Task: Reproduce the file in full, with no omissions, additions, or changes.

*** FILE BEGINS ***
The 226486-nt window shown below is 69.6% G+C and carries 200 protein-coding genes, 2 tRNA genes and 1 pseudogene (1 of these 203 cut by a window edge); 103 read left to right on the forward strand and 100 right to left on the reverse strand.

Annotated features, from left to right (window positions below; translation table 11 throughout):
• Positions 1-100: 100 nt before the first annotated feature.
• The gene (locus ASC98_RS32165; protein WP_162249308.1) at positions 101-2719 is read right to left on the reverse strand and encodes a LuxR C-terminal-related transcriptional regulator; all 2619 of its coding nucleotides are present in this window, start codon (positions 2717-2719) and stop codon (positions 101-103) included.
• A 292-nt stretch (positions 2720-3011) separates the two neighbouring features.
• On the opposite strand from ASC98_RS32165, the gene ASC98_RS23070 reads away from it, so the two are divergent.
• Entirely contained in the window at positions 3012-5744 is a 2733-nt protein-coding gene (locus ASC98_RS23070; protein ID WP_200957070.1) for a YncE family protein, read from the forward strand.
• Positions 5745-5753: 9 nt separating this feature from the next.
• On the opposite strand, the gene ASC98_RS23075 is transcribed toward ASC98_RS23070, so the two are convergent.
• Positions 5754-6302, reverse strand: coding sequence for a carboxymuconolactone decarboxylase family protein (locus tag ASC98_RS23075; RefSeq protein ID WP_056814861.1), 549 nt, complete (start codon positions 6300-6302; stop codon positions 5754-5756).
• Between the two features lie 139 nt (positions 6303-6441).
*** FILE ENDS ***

The 226486-nt window shown below is 69.6% G+C and carries 200 protein-coding genes, 2 tRNA genes and 1 pseudogene (1 of these 203 cut by a window edge); 103 read left to right on the forward strand and 100 right to left on the reverse strand.

Annotated features, from left to right (window positions below; translation table 11 throughout):
• Positions 1-100: 100 nt before the first annotated feature.
• The gene (locus ASC98_RS32165; protein WP_162249308.1) at positions 101-2719 is read right to left on the reverse strand and encodes a LuxR C-terminal-related transcriptional regulator; all 2619 of its coding nucleotides are present in this window, start codon (positions 2717-2719) and stop codon (positions 101-103) included.
• A 292-nt stretch (positions 2720-3011) separates the two neighbouring features.
• On the opposite strand from ASC98_RS32165, the gene ASC98_RS23070 reads away from it, so the two are divergent.
• Entirely contained in the window at positions 3012-5744 is a 2733-nt protein-coding gene (locus ASC98_RS23070; protein ID WP_200957070.1) for a YncE family protein, read from the forward strand.
• Positions 5745-5753: 9 nt separating this feature from the next.
• On the opposite strand, the gene ASC98_RS23075 is transcribed toward ASC98_RS23070, so the two are convergent.
• Positions 5754-6302, reverse strand: coding sequence for a carboxymuconolactone decarboxylase family protein (locus tag ASC98_RS23075; RefSeq protein ID WP_056814861.1), 549 nt, complete (start codon positions 6300-6302; stop codon positions 5754-5756).
• Between the two features lie 139 nt (positions 6303-6441).